He said this at the public presentation of a book”APC’S Litmus Test, Nigerian Democracy and Politics of Change”, written by Dr Salihu Lukman, Director-General, Progressives Congress Forum (PGF) in Abuja, yesterday.
“We are in charge today, a progressive government, a progressive regime, and I think it is proper that we show to the nation that when the people want some degree of change, “we should be responsive to it, we should address it, compromises have to be made, there’s no question about that,” Odigie-Oyegun said.
He added that the APC document on true federalism was still being worked upon before its release.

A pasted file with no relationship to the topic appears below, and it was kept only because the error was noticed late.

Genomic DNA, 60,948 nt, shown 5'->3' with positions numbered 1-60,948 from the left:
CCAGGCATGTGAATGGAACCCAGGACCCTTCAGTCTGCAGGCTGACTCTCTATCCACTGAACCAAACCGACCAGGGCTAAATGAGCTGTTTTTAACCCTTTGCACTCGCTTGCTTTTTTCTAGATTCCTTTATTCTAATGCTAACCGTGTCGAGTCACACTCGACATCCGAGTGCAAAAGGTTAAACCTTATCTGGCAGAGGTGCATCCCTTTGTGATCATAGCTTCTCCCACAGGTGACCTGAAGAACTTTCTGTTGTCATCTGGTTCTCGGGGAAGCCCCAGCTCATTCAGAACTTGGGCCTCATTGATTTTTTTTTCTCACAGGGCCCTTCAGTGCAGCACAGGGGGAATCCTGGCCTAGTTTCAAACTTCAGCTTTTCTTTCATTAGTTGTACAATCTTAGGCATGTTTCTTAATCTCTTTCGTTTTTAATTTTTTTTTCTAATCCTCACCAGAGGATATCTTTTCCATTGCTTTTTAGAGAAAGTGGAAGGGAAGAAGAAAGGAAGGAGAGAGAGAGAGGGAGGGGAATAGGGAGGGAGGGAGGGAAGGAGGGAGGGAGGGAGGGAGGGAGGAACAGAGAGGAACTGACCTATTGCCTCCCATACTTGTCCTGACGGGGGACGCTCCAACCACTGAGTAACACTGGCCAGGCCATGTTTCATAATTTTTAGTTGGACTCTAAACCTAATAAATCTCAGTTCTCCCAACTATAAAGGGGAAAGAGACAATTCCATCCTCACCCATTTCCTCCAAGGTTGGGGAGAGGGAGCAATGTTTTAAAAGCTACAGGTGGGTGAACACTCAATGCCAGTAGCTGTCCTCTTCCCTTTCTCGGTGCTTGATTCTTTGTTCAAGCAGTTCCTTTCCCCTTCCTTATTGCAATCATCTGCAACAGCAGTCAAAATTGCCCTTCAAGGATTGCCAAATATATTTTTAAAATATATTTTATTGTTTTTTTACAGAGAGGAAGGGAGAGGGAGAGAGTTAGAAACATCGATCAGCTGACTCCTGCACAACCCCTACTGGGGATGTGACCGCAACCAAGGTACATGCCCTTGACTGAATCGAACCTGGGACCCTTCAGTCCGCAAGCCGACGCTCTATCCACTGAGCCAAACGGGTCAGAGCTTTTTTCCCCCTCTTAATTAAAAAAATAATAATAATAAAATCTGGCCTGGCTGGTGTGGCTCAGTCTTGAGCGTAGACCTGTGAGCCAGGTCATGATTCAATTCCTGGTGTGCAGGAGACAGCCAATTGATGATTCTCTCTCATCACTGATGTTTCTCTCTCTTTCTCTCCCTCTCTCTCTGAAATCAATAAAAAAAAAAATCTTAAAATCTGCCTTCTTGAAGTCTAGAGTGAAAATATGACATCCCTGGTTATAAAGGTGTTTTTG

Odigie-Oyegun said the ideas of people from different parts of the country would be different up to the extent that they would want to go with the proposals in the document.
He said it was however, necessary, vital and mandatory in the interest of the survival of the country that issues regarding federalism were addressed.
“We cannot continue to allow the subject to become something that threatens our nation at any turn.
“So, the earlier we address it, the earlier we show that as a party we are responsive to the feelings of the people, the desires of the people and the wants of the people.
“It becomes easier then, to diffuse the kind of stresses that the nation is passing through today,”Odigie-Oyegun said.
He added that for those at the formation of the APC, the uniqueness of its Constitution and its manifesto promised change was meant by all members with their hearts and beings.
He said unfortunately, the forces of economics had made things not quite the way it was planned.
The APC former national chairman said there was need for the party members to do everything possible to keep it not just alive but very virile.